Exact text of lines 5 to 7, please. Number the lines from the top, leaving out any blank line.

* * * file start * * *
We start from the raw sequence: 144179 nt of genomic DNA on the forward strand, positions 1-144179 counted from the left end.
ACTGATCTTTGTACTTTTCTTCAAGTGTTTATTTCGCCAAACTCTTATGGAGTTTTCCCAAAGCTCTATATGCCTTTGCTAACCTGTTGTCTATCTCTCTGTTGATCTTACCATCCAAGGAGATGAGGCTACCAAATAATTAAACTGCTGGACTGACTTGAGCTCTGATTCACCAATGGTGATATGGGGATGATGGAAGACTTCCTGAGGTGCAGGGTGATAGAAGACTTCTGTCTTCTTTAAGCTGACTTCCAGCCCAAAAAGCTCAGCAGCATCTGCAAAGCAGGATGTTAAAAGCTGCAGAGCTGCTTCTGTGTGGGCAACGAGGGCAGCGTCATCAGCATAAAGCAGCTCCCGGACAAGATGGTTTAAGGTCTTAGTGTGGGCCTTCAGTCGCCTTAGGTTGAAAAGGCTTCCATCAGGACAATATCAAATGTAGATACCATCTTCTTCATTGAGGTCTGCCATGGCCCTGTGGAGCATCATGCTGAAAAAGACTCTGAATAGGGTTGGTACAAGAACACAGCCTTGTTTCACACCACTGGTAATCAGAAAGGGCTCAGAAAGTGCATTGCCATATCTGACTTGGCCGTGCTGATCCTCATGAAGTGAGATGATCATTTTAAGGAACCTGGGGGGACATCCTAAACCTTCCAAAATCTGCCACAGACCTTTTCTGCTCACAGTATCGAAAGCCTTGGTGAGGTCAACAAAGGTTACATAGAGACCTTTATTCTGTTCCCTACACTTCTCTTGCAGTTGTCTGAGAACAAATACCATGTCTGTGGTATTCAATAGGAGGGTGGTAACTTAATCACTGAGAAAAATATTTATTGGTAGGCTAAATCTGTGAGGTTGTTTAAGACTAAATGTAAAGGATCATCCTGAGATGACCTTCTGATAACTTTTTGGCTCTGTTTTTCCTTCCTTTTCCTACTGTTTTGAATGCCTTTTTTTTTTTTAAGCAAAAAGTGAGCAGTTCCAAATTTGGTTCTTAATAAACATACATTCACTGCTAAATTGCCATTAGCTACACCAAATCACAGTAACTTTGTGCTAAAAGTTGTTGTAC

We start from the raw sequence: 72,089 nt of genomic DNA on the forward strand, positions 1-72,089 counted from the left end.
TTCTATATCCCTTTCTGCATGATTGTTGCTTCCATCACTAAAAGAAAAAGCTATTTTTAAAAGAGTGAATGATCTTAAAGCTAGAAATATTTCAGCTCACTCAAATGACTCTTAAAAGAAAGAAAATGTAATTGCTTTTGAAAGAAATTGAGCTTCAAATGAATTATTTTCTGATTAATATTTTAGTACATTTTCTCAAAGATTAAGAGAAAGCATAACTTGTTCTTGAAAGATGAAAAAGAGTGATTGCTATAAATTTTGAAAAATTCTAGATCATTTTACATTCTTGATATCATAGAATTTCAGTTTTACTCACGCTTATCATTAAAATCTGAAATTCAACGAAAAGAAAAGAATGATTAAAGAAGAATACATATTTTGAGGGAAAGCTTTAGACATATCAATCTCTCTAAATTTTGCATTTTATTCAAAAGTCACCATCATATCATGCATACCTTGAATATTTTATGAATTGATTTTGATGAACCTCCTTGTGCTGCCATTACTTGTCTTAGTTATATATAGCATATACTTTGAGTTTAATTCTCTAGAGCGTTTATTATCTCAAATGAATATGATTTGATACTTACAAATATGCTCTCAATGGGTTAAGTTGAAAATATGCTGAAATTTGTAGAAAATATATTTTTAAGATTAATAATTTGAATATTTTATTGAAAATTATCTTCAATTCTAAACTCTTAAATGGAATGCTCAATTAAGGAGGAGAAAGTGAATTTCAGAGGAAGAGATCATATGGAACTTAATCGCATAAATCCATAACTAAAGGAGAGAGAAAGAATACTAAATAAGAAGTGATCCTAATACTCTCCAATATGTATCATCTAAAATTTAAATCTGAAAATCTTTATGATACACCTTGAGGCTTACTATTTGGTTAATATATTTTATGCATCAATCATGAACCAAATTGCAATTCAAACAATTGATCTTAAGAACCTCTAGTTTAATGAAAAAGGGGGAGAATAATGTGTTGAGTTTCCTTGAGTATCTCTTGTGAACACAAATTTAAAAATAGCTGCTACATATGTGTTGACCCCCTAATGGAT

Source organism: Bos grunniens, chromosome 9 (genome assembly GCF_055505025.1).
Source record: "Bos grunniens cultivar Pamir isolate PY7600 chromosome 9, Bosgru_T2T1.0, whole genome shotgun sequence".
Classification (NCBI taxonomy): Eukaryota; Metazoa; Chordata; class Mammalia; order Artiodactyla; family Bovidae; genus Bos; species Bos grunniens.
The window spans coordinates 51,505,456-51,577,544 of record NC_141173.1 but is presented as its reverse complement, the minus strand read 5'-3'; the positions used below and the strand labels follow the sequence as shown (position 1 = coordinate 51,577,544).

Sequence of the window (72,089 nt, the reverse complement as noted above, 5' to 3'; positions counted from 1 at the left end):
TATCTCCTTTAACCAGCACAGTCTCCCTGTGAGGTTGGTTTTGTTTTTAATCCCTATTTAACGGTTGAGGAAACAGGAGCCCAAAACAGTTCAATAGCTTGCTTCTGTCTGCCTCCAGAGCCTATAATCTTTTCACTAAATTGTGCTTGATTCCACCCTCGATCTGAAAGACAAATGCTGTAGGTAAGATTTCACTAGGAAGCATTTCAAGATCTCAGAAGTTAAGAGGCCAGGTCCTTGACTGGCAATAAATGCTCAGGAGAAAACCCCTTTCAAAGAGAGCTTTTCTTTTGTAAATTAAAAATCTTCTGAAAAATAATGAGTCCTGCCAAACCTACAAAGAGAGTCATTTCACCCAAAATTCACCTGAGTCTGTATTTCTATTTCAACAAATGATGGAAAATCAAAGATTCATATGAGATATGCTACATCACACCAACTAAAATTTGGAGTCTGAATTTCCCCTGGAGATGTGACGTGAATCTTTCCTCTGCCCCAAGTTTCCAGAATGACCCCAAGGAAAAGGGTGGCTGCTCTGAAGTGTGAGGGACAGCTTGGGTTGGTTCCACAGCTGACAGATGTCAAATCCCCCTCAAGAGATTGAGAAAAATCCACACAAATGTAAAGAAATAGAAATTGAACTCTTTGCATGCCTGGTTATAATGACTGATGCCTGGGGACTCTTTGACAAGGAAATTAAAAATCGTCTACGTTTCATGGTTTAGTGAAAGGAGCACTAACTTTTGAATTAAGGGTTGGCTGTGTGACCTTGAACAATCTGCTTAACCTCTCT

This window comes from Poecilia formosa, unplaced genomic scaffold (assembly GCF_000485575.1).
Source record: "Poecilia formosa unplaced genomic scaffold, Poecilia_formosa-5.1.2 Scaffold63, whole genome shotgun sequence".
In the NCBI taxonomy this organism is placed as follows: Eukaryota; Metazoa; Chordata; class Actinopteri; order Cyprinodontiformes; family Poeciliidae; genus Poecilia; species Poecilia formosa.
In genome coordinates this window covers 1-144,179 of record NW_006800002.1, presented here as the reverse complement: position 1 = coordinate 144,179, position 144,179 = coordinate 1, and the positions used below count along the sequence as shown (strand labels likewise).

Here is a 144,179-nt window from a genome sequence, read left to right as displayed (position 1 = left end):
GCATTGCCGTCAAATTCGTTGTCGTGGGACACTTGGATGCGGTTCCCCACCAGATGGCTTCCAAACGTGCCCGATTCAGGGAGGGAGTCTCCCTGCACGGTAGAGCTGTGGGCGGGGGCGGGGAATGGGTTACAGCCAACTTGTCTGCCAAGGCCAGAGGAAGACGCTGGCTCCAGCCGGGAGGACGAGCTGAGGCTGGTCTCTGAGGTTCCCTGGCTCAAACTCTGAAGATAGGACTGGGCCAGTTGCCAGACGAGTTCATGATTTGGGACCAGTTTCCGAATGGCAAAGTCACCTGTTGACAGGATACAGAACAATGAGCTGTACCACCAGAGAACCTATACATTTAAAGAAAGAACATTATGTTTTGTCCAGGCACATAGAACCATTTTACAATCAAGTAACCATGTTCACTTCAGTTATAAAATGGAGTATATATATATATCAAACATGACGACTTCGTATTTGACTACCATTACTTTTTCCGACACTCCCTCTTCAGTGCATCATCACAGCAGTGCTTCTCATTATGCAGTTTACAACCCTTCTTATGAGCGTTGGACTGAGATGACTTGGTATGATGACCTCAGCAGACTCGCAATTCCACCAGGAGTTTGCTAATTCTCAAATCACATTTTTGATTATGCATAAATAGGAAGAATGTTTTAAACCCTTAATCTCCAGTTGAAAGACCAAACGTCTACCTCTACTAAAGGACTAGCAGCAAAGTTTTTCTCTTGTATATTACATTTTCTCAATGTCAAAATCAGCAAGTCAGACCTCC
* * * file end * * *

Source organism: Bos grunniens, chromosome 9 (genome assembly GCF_055505025.1).
Source record: "Bos grunniens cultivar Pamir isolate PY7600 chromosome 9, Bosgru_T2T1.0, whole genome shotgun sequence".
Classification (NCBI taxonomy): Eukaryota; Metazoa; Chordata; class Mammalia; order Artiodactyla; family Bovidae; genus Bos; species Bos grunniens.